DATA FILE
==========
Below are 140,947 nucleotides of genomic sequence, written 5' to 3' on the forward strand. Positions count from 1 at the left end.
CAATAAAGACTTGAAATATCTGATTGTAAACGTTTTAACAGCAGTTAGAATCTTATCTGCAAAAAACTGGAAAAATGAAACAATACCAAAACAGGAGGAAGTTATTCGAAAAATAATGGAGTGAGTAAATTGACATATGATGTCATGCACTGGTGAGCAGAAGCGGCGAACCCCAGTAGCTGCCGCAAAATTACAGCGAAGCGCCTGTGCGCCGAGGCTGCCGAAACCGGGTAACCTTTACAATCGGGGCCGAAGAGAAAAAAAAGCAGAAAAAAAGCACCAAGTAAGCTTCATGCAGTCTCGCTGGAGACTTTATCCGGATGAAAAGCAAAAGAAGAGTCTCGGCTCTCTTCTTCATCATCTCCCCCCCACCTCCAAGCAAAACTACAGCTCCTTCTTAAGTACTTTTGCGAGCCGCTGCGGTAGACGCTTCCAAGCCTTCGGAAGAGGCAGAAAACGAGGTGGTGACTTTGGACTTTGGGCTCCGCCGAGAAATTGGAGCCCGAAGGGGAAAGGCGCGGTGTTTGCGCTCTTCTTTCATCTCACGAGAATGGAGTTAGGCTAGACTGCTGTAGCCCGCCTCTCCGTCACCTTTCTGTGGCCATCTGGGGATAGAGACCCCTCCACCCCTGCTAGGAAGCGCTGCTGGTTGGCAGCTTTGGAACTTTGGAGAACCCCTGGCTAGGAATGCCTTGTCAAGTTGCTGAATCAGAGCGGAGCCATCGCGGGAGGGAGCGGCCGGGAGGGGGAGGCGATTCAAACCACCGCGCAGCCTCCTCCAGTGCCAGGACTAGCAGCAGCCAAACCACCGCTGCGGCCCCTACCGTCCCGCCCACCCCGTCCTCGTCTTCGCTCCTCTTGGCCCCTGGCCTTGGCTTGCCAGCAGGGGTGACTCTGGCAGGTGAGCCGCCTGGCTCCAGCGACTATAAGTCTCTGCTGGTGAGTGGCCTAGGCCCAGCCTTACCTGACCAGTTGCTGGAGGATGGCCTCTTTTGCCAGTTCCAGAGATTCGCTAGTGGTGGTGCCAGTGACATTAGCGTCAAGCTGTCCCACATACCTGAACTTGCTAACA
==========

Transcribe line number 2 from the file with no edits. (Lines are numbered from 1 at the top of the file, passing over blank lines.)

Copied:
CAATAAAGACTTGAAATATCTGATTGTAAACGTTTTAACAGCAGTTAGAATCTTATCTGCAAAAAACTGGAAAAATGAAACAATACCAAAACAGGAGGAAGTTATTCGAAAAATAATGGAGTGAGTAAATTGACATATGATGTCATGCACTGGTGAGCAGAAGCGGCGAACCCCAGTAGCTGCCGCAAAATTACAGCGAAGCGCCTGTGCGCCGAGGCTGCCGAAACCGGGTAACCTTTACAATCGGGGCCGAAGAGAAAAAAAAGCAGAAAAAAAGCACCAAGTAAGCTTCATGCAGTCTCGCTGGAGACTTTATCCGGATGAAAAGCAAAAGAAGAGTCTCGGCTCTCTTCTTCATCATCTCCCCCCCACCTCCAAGCAAAACTACAGCTCCTTCTTAAGTACTTTTGCGAGCCGCTGCGGTAGACGCTTCCAAGCCTTCGGAAGAGGCAGAAAACGAGGTGGTGACTTTGGACTTTGGGCTCCGCCGAGAAATTGGAGCCCGAAGGGGAAAGGCGCGGTGTTTGCGCTCTTCTTTCATCTCACGAGAATGGAGTTAGGCTAGACTGCTGTAGCCCGCCTCTCCGTCACCTTTCTGTGGCCATCTGGGGATAGAGACCCCTCCACCCCTGCTAGGAAGCGCTGCTGGTTGGCAGCTTTGGAACTTTGGAGAACCCCTGGCTAGGAATGCCTTGTCAAGTTGCTGAATCAGAGCGGAGCCATCGCGGGAGGGAGCGGCCGGGAGGGGGAGGCGATTCAAACCACCGCGCAGCCTCCTCCAGTGCCAGGACTAGCAGCAGCCAAACCACCGCTGCGGCCCCTACCGTCCCGCCCACCCCGTCCTCGTCTTCGCTCCTCTTGGCCCCTGGCCTTGGCTTGCCAGCAGGGGTGACTCTGGCAGGTGAGCCGCCTGGCTCCAGCGACTATAAGTCTCTGCTGGTGAGTGGCCTAGGCCCAGCCTTACCTGACCAGTTGCTGGAGGATGGCCTCTTTTGCCAGTTCCAGAGATTCGCTAGTGGTGGTGCCAGTGACATTAGCGTCAAGCTGTCCCACATACCTGAACTTGCTAACA